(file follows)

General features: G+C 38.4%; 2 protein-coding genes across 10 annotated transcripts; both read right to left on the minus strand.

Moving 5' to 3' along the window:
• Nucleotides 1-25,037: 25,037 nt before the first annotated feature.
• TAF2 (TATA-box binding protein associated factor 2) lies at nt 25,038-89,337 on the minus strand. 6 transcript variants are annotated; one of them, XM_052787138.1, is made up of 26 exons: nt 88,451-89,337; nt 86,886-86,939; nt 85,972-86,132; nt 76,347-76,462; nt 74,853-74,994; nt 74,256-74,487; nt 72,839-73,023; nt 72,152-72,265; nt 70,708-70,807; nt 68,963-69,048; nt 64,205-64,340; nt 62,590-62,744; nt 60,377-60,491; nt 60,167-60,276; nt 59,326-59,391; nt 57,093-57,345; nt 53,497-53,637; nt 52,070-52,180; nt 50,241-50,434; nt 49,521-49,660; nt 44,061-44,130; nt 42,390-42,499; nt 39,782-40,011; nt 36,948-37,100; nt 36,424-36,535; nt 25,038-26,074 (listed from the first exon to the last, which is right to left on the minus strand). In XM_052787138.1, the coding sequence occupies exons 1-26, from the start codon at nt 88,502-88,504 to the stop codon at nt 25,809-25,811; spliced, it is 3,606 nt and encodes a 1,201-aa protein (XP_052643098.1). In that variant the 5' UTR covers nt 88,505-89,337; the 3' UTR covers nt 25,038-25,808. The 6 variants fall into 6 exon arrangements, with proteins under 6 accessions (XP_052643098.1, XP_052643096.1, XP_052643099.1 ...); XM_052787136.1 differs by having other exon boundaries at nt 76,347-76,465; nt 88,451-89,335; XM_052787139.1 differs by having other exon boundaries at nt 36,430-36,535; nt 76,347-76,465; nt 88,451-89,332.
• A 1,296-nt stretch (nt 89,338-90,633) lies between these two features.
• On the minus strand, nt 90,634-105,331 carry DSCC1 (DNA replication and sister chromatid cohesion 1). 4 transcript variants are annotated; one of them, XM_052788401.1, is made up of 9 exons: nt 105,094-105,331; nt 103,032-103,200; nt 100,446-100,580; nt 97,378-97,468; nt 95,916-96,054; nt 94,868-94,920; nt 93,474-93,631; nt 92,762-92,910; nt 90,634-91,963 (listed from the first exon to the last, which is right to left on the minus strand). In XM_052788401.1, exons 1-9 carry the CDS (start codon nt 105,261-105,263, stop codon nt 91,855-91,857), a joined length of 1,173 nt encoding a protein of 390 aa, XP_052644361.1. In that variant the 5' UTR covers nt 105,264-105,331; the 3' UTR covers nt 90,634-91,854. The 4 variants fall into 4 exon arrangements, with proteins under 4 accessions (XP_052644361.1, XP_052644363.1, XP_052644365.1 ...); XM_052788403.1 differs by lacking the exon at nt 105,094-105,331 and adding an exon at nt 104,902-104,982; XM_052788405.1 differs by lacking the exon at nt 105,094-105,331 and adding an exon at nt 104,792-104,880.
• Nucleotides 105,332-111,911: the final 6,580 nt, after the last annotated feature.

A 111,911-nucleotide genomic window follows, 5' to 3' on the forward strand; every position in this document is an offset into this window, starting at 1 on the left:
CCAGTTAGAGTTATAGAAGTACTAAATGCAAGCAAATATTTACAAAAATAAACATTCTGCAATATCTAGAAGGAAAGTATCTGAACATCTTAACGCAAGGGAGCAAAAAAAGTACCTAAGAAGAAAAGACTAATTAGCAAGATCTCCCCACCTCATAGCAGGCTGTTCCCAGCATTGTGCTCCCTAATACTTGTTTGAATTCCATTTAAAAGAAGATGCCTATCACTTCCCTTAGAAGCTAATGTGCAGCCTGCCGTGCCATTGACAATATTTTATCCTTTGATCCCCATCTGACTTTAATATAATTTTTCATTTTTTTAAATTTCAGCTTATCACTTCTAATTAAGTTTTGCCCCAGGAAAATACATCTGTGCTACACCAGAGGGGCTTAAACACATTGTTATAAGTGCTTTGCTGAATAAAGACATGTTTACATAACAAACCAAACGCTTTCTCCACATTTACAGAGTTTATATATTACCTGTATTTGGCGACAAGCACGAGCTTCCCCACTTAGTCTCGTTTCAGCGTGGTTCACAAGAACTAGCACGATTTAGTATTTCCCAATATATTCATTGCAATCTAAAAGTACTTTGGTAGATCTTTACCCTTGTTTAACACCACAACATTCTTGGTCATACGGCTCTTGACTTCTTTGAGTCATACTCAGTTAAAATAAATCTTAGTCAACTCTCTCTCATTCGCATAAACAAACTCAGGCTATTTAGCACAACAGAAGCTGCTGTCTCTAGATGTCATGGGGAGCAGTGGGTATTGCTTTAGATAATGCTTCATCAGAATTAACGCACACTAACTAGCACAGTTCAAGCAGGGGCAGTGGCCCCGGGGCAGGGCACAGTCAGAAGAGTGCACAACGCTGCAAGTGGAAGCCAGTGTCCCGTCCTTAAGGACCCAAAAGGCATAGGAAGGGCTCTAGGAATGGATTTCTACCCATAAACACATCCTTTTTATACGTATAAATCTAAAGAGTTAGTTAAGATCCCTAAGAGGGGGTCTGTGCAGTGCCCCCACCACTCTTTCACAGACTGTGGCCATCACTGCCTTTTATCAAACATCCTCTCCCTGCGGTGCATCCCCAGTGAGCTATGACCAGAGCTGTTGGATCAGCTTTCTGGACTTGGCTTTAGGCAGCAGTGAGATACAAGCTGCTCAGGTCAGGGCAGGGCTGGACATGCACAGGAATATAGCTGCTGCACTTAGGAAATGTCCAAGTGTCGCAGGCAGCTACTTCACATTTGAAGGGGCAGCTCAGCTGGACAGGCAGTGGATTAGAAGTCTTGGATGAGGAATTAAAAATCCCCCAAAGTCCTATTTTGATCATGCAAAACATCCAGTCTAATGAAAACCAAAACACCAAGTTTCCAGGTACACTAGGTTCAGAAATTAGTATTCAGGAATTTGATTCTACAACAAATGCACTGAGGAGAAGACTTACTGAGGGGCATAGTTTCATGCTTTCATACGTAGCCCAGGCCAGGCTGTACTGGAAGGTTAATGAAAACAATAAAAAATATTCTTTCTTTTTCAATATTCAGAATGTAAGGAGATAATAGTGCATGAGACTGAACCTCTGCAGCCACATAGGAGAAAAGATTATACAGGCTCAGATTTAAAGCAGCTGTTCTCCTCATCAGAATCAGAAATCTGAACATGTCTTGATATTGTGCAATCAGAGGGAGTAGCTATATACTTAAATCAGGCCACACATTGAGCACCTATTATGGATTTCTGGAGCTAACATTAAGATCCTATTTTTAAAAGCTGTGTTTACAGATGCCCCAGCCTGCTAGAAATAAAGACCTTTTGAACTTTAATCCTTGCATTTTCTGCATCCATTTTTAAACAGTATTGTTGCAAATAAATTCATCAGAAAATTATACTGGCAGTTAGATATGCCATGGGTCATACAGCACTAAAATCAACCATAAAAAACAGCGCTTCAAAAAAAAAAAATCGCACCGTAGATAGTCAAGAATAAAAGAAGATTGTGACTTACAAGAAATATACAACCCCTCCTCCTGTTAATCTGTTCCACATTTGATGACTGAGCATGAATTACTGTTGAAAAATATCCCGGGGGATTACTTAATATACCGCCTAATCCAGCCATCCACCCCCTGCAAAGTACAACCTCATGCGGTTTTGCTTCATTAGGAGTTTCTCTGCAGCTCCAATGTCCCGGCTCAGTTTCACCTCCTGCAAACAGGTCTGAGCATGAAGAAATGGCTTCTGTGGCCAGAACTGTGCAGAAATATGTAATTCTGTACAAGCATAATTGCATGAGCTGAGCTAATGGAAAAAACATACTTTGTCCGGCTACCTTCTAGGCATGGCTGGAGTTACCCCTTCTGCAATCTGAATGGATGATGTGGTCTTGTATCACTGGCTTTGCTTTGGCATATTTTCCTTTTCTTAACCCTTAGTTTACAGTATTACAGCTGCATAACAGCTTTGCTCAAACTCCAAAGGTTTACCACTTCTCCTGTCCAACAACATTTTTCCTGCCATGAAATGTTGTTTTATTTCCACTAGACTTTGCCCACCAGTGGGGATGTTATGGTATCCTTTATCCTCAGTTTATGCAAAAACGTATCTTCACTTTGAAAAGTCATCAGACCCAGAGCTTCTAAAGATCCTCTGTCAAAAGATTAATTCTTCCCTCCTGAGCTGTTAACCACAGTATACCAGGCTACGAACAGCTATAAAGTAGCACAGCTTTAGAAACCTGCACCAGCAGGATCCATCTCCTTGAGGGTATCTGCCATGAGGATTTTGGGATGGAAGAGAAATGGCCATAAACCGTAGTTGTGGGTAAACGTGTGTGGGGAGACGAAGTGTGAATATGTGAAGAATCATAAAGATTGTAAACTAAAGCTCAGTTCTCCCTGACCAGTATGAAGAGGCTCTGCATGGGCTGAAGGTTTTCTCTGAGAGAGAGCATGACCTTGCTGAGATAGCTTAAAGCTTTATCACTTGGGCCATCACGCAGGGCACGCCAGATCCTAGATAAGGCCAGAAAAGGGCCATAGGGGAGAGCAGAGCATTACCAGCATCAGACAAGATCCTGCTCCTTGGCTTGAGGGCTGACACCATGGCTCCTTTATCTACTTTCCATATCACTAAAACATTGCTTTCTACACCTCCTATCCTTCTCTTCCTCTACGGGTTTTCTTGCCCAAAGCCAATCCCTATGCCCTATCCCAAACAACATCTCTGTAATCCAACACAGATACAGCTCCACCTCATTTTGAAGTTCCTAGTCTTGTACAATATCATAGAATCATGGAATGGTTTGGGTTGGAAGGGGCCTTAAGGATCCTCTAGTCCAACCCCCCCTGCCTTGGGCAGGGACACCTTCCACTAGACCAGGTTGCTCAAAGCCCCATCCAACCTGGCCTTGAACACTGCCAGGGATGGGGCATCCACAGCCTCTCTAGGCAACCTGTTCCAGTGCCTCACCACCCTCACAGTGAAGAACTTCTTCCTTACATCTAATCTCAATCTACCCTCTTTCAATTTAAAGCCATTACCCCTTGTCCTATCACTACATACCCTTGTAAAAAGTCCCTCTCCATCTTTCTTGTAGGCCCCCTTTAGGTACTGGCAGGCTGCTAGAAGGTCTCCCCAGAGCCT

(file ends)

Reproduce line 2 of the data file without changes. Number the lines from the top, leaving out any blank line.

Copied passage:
Moving 5' to 3' along the window: